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Neon social media like heart with a 0

Last weekend, I made the risky decision to watch The Social Dilemma on Netflix. I knew it was an important thing to watch, but the risk was that I also knew it would wig me out a bit. As much as I’m someone who is active “online,” the concept of social media overwhelms me almost more than it entertains (or enlightens) me.

The constant sharing of information, the accessibility to information, and the endless barrage of notifications are just a few of the ways social media can cause overwhelm. The documentary went in deeper than this surface-level content and got into the nitty gritty of how people behind the scenes use your data and track your usage.

Former employees of high-profile platforms like Facebook, Twitter, Instagram, Google, and Pinterest gave their two cents on the dangers of social media from a technological standpoint. Basically, our data isn’t just being tracked to be passed along for newsletters and the like. But rather, humans are seen as products that are manipulated to buy and click all day every day in order to make others money and perpetuate information that has astronomical effects. (I’m not nearly as intelligent as these people, so watch the documentary to get the in-depth look at how all of this operates.)

One of the major elements that stuck with me was the end credits of The Social Dilemma where they asked interviewees about the ways they are working to eliminate social media overwhelm in their own lives. Some of these I’ve implemented myself and can attest to. Here’s a short list of things you can do to keep from burning out online.

  1. Turn off notifications – unless there are things you need to know about immediately (texts, emails, etc.) turn it off. Getting 100 individual notifications within an hour from those who liked your Instagram post will do nothing but burn you (and your battery) out.
  2. Know how to use these technologies to change the conversation and not perpetuate things like “fake news” and clickbait.
  3. Uninstall apps that are wasting your time. If you feel yourself wasting hours per week mindlessly scrolling through Facebook but not actually using it, consider deleting the app and only checking the site from a desktop or Internet browser.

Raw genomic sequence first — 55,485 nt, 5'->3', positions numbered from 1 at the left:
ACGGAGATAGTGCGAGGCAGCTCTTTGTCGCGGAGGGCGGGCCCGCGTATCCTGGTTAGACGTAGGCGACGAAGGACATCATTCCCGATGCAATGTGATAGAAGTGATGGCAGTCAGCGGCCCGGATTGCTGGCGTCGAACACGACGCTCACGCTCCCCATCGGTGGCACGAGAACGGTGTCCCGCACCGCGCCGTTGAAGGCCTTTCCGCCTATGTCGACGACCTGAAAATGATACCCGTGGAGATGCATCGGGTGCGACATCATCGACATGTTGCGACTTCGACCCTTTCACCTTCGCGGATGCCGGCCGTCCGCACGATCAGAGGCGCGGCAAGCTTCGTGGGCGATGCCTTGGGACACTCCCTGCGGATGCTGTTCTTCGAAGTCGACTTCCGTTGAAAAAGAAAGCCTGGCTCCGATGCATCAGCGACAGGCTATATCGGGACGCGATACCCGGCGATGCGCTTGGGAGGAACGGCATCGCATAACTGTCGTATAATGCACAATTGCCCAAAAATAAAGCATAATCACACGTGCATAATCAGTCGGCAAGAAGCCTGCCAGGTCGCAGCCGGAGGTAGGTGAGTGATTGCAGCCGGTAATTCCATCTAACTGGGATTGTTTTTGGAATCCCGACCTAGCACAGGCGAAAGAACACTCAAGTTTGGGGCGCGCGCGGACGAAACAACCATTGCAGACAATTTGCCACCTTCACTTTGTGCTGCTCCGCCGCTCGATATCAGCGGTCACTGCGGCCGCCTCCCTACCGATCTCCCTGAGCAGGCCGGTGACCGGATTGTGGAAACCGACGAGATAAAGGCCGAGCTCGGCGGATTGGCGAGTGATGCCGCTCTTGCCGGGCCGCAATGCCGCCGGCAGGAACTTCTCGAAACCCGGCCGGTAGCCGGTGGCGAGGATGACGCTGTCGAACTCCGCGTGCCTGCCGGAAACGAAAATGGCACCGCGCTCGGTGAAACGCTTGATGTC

4. Research and consider using other search tools instead of Google (one interviewee mentioned that Qwant specifically does not collect/store your information the way Google does).
  5. Don’t perpetuate by watching recommended videos on YouTube, those are tailored to try and sway or sell you things. Pick your own content.
  6. Research the many extensions that remove these recommendations and help stop the collection of your data.

At the end of the day, just be mindful of how you’re using social media and what you’re sharing – not just about yourself, but the information you’re passing along from and to others. Do your part to make sure what you are sharing is accurate and useful in this conversation.

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WeChat ban blocked by California judge, but for how long?

(SOCIAL MEDIA) WeChat is protected by First Amendment concerns for now, but it’s unclear how long the app will remain as pressure mounts.

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WeChat app icon on an iPhone screen

WeChat barely avoided a US ban after a Californian judge stepped in to temporarily block President Trump’s executive order. Judge Laurel Beeler cited the effects of the ban on US-based WeChat users and how it threatened the First Amendment rights of those users.

“The plaintiffs’ evidence reflects that WeChat is effectively the only means of communication for many in the community, not only because China bans other apps, but also because Chinese speakers with limited English proficiency have no options other than WeChat,” Beeler wrote.

WeChat is a Chinese instant messaging and social media/mobile transaction app with over 1 billion active monthly users. The WeChat Alliance, a group of users who filed the lawsuit in August, pointed out that the ban unfairly targets Chinese-Americans as it’s the primary app used by the demographic to communicate with loved ones, engage in political discussions, and receive news.

The app, along with TikTok, has come under fire as a means for China to collect data on its users. U.S. Department of Commerce Secretary Wilbur Ross has stated, “At the President’s direction, we have taken significant action to combat China’s malicious collection of American citizens’ personal data, while promoting our national values, democratic rules-based norms, and aggressive enforcement of U.S. laws and regulations.”

This example is yet another symptom of our ever-globalizing society where we are learning to navigate between connectivity and privacy. The plaintiffs also pointed out alternatives to an outright ban. One example cited was in Australia, where WeChat is now banned from government officials’ phones but not others.

Beeler has said that the range in alternatives to preserving national security affected her decision to strike down the ban. She also explained that in regards to dealing with national security, there is “scant little evidence that (the Commerce Department’s) effective ban of WeChat for all US users addresses those concerns.”